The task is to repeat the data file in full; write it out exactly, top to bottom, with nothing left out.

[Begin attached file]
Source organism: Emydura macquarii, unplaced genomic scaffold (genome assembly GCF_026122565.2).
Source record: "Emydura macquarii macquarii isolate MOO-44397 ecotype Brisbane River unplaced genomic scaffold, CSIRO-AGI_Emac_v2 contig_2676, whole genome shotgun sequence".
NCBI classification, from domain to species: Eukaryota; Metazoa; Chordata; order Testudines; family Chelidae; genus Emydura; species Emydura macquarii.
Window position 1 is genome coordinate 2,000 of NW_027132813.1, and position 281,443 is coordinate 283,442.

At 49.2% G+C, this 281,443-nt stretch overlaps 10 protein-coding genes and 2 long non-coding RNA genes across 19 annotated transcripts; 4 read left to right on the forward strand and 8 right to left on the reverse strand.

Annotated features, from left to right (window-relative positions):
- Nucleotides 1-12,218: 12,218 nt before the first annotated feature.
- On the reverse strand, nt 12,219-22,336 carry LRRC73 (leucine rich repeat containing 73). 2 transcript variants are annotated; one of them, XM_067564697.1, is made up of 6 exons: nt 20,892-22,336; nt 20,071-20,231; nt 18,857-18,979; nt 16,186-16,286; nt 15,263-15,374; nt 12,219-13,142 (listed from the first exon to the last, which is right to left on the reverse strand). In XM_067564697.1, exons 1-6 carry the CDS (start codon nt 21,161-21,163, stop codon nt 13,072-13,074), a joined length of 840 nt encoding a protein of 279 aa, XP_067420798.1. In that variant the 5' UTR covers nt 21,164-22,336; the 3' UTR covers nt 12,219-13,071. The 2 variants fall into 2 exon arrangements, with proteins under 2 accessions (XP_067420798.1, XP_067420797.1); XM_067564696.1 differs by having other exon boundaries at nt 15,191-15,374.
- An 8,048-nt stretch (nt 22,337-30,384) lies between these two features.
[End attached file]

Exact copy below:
Source organism: Emydura macquarii, unplaced genomic scaffold (genome assembly GCF_026122565.2).
Source record: "Emydura macquarii macquarii isolate MOO-44397 ecotype Brisbane River unplaced genomic scaffold, CSIRO-AGI_Emac_v2 contig_2676, whole genome shotgun sequence".
NCBI classification, from domain to species: Eukaryota; Metazoa; Chordata; order Testudines; family Chelidae; genus Emydura; species Emydura macquarii.
Window position 1 is genome coordinate 2,000 of NW_027132813.1, and position 281,443 is coordinate 283,442.

At 49.2% G+C, this 281,443-nt stretch overlaps 10 protein-coding genes and 2 long non-coding RNA genes across 19 annotated transcripts; 4 read left to right on the forward strand and 8 right to left on the reverse strand.

Annotated features, from left to right (window-relative positions):
- Nucleotides 1-12,218: 12,218 nt before the first annotated feature.
- On the reverse strand, nt 12,219-22,336 carry LRRC73 (leucine rich repeat containing 73). 2 transcript variants are annotated; one of them, XM_067564697.1, is made up of 6 exons: nt 20,892-22,336; nt 20,071-20,231; nt 18,857-18,979; nt 16,186-16,286; nt 15,263-15,374; nt 12,219-13,142 (listed from the first exon to the last, which is right to left on the reverse strand). In XM_067564697.1, exons 1-6 carry the CDS (start codon nt 21,161-21,163, stop codon nt 13,072-13,074), a joined length of 840 nt encoding a protein of 279 aa, XP_067420798.1. In that variant the 5' UTR covers nt 21,164-22,336; the 3' UTR covers nt 12,219-13,071. The 2 variants fall into 2 exon arrangements, with proteins under 2 accessions (XP_067420798.1, XP_067420797.1); XM_067564696.1 differs by having other exon boundaries at nt 15,191-15,374.
- An 8,048-nt stretch (nt 22,337-30,384) lies between these two features.